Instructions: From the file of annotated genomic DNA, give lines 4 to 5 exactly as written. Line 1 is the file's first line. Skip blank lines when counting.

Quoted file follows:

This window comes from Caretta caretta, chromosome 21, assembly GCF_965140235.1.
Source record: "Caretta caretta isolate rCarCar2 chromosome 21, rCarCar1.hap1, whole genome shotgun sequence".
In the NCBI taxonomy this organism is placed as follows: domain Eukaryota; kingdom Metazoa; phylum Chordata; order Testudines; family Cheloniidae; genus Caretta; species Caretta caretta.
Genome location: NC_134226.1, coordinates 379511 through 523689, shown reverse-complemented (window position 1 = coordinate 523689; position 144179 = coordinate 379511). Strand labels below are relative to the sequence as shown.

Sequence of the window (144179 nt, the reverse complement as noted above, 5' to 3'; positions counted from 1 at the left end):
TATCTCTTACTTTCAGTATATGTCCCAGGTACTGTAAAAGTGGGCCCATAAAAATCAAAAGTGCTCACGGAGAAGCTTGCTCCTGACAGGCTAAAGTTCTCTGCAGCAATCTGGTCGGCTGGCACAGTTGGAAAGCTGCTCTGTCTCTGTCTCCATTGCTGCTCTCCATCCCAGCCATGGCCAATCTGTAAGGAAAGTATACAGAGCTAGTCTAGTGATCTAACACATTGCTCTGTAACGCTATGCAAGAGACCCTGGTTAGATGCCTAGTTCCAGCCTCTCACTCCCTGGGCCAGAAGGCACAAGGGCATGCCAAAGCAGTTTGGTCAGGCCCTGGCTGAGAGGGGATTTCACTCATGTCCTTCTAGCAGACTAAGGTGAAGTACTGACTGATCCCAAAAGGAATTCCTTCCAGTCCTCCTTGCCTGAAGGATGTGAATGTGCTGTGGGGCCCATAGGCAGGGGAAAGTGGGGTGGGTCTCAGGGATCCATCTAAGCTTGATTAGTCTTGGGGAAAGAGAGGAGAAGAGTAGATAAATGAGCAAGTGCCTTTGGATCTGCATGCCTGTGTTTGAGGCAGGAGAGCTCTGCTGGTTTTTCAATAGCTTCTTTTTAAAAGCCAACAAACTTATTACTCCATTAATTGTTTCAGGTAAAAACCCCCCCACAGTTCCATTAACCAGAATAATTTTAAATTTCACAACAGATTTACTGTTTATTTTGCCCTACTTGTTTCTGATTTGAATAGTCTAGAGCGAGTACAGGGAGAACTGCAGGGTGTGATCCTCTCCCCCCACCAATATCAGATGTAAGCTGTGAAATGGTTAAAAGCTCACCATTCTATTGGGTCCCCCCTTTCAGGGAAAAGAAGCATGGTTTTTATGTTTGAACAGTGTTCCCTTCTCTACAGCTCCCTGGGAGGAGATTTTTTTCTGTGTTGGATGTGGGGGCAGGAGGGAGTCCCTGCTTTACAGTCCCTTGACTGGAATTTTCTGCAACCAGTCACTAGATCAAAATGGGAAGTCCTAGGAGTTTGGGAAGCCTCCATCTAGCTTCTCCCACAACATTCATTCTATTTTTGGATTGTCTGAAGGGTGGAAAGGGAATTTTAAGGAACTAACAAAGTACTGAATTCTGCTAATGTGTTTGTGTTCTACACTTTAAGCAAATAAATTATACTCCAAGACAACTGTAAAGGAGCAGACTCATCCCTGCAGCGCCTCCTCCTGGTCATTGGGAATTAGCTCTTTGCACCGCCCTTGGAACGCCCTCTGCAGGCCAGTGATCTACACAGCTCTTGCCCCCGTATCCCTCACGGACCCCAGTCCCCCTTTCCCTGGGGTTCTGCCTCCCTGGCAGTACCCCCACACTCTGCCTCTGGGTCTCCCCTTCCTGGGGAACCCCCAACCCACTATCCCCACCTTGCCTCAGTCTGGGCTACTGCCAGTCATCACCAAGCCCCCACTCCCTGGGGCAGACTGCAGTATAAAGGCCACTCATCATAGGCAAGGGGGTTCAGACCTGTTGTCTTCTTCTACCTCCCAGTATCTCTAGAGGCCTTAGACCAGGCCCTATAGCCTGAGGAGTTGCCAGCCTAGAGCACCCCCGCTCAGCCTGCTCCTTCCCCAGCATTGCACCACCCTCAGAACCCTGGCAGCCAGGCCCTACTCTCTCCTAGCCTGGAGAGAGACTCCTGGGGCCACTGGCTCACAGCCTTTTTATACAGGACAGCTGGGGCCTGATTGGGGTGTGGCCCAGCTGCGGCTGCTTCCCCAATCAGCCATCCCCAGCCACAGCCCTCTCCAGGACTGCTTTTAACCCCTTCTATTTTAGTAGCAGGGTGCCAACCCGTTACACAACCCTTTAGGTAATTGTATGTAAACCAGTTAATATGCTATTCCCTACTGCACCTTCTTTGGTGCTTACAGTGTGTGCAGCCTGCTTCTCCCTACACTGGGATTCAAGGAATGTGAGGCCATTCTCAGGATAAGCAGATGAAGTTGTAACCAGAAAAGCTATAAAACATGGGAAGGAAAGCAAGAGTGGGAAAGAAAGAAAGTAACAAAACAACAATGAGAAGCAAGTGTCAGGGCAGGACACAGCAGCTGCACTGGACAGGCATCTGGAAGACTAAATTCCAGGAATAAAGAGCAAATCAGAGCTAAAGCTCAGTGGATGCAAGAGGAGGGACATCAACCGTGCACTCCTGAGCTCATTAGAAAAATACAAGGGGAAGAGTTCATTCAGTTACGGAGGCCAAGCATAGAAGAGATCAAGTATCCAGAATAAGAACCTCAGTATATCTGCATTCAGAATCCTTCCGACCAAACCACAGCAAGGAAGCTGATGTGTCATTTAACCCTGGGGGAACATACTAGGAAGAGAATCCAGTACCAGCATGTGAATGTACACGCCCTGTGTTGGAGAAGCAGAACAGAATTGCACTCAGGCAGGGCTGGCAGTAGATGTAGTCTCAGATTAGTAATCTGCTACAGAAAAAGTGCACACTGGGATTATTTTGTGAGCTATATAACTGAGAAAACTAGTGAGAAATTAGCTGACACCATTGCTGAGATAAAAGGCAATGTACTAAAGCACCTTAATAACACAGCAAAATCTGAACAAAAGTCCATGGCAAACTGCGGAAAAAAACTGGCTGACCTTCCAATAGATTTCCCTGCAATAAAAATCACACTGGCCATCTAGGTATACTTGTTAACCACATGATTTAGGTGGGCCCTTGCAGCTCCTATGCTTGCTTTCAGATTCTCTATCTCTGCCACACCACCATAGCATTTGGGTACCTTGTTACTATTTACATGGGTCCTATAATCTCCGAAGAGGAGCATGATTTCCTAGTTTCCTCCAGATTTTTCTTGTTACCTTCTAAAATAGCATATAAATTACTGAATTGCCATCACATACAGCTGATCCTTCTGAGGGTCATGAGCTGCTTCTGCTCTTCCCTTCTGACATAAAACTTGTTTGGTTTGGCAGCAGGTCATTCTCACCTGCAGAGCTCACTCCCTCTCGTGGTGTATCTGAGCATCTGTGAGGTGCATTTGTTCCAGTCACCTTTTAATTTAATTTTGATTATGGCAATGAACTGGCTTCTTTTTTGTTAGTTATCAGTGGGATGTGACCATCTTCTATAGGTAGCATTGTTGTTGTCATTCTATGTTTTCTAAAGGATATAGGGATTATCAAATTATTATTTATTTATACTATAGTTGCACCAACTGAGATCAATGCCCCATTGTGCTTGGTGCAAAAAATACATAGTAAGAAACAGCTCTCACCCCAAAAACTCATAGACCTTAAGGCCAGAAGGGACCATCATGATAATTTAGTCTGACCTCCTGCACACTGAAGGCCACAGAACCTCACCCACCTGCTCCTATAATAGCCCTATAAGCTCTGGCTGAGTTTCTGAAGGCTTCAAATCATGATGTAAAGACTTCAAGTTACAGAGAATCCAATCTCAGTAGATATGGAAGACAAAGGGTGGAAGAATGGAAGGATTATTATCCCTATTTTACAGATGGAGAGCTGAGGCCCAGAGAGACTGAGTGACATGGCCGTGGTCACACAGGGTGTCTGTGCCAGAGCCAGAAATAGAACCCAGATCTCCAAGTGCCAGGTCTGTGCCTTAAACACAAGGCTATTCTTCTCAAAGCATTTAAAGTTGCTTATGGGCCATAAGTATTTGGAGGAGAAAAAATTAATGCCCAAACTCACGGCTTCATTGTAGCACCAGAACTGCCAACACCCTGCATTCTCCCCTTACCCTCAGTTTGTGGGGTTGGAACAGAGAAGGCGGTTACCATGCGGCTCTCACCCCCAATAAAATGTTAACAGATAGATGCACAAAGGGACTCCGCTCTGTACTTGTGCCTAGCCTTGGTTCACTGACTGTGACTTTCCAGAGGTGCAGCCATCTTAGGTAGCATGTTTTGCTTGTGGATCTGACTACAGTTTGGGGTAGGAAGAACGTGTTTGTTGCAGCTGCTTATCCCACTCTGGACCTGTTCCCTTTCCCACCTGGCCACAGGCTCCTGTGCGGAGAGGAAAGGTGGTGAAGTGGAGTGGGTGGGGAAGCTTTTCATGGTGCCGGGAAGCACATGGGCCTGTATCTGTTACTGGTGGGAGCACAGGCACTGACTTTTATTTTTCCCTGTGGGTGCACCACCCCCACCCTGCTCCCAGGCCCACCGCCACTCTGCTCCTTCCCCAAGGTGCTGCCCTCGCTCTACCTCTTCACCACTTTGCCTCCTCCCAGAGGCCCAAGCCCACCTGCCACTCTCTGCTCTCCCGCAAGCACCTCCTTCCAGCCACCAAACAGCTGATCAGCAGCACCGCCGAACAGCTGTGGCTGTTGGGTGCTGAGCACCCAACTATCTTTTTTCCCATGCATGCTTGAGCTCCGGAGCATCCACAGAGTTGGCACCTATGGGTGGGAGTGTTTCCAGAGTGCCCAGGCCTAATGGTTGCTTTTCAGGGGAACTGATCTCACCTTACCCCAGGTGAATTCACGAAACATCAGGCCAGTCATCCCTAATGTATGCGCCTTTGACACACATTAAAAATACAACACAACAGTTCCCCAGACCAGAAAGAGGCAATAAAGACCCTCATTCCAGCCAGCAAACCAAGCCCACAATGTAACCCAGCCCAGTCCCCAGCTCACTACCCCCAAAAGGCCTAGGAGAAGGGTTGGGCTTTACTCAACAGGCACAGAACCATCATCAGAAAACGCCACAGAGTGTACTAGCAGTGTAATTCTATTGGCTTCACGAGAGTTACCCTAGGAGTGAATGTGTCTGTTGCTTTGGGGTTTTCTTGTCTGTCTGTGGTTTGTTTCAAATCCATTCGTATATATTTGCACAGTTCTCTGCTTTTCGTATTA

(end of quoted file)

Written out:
Genome location: NC_134226.1, coordinates 379511 through 523689, shown reverse-complemented (window position 1 = coordinate 523689; position 144179 = coordinate 379511). Strand labels below are relative to the sequence as shown.

Sequence of the window (144179 nt, the reverse complement as noted above, 5' to 3'; positions counted from 1 at the left end):